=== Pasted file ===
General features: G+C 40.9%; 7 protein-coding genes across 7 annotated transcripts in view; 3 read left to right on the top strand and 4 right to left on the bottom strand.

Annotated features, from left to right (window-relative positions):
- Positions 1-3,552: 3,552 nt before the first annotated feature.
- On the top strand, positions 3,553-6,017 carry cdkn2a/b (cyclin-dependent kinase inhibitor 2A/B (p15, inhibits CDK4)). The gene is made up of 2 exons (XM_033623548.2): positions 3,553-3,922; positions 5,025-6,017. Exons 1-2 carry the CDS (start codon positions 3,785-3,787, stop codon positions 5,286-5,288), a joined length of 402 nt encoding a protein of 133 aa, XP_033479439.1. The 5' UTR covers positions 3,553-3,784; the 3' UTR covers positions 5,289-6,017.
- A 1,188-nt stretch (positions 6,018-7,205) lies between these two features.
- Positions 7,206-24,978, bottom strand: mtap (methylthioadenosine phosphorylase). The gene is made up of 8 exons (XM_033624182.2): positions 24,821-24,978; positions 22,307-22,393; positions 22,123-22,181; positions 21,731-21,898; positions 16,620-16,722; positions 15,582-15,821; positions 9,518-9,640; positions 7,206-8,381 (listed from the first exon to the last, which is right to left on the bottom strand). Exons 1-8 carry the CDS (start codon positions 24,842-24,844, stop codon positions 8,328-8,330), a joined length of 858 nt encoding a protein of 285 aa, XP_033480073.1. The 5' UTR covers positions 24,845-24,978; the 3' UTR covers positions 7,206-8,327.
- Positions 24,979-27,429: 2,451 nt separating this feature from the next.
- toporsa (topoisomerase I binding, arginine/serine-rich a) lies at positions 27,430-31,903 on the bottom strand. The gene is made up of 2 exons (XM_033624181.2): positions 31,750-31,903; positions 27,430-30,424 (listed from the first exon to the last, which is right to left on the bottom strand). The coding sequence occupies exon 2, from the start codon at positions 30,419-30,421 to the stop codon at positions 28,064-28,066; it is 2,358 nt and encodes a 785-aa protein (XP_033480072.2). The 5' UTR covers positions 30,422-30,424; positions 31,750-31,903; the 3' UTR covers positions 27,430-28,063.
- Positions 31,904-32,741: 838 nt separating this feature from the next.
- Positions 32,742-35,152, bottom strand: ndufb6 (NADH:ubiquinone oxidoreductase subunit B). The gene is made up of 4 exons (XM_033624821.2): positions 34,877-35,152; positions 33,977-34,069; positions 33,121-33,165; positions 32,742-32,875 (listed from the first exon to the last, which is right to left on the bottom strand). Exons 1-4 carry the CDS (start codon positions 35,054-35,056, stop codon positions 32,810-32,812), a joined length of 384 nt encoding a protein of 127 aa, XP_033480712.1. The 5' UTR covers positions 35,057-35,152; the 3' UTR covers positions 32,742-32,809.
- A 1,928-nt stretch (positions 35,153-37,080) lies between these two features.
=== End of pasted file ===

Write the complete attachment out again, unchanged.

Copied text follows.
General features: G+C 40.9%; 7 protein-coding genes across 7 annotated transcripts in view; 3 read left to right on the top strand and 4 right to left on the bottom strand.

Annotated features, from left to right (window-relative positions):
- Positions 1-3,552: 3,552 nt before the first annotated feature.
- On the top strand, positions 3,553-6,017 carry cdkn2a/b (cyclin-dependent kinase inhibitor 2A/B (p15, inhibits CDK4)). The gene is made up of 2 exons (XM_033623548.2): positions 3,553-3,922; positions 5,025-6,017. Exons 1-2 carry the CDS (start codon positions 3,785-3,787, stop codon positions 5,286-5,288), a joined length of 402 nt encoding a protein of 133 aa, XP_033479439.1. The 5' UTR covers positions 3,553-3,784; the 3' UTR covers positions 5,289-6,017.
- A 1,188-nt stretch (positions 6,018-7,205) lies between these two features.
- Positions 7,206-24,978, bottom strand: mtap (methylthioadenosine phosphorylase). The gene is made up of 8 exons (XM_033624182.2): positions 24,821-24,978; positions 22,307-22,393; positions 22,123-22,181; positions 21,731-21,898; positions 16,620-16,722; positions 15,582-15,821; positions 9,518-9,640; positions 7,206-8,381 (listed from the first exon to the last, which is right to left on the bottom strand). Exons 1-8 carry the CDS (start codon positions 24,842-24,844, stop codon positions 8,328-8,330), a joined length of 858 nt encoding a protein of 285 aa, XP_033480073.1. The 5' UTR covers positions 24,845-24,978; the 3' UTR covers positions 7,206-8,327.
- Positions 24,979-27,429: 2,451 nt separating this feature from the next.
- toporsa (topoisomerase I binding, arginine/serine-rich a) lies at positions 27,430-31,903 on the bottom strand. The gene is made up of 2 exons (XM_033624181.2): positions 31,750-31,903; positions 27,430-30,424 (listed from the first exon to the last, which is right to left on the bottom strand). The coding sequence occupies exon 2, from the start codon at positions 30,419-30,421 to the stop codon at positions 28,064-28,066; it is 2,358 nt and encodes a 785-aa protein (XP_033480072.2). The 5' UTR covers positions 30,422-30,424; positions 31,750-31,903; the 3' UTR covers positions 27,430-28,063.
- Positions 31,904-32,741: 838 nt separating this feature from the next.
- Positions 32,742-35,152, bottom strand: ndufb6 (NADH:ubiquinone oxidoreductase subunit B). The gene is made up of 4 exons (XM_033624821.2): positions 34,877-35,152; positions 33,977-34,069; positions 33,121-33,165; positions 32,742-32,875 (listed from the first exon to the last, which is right to left on the bottom strand). Exons 1-4 carry the CDS (start codon positions 35,054-35,056, stop codon positions 32,810-32,812), a joined length of 384 nt encoding a protein of 127 aa, XP_033480712.1. The 5' UTR covers positions 35,057-35,152; the 3' UTR covers positions 32,742-32,809.
- A 1,928-nt stretch (positions 35,153-37,080) lies between these two features.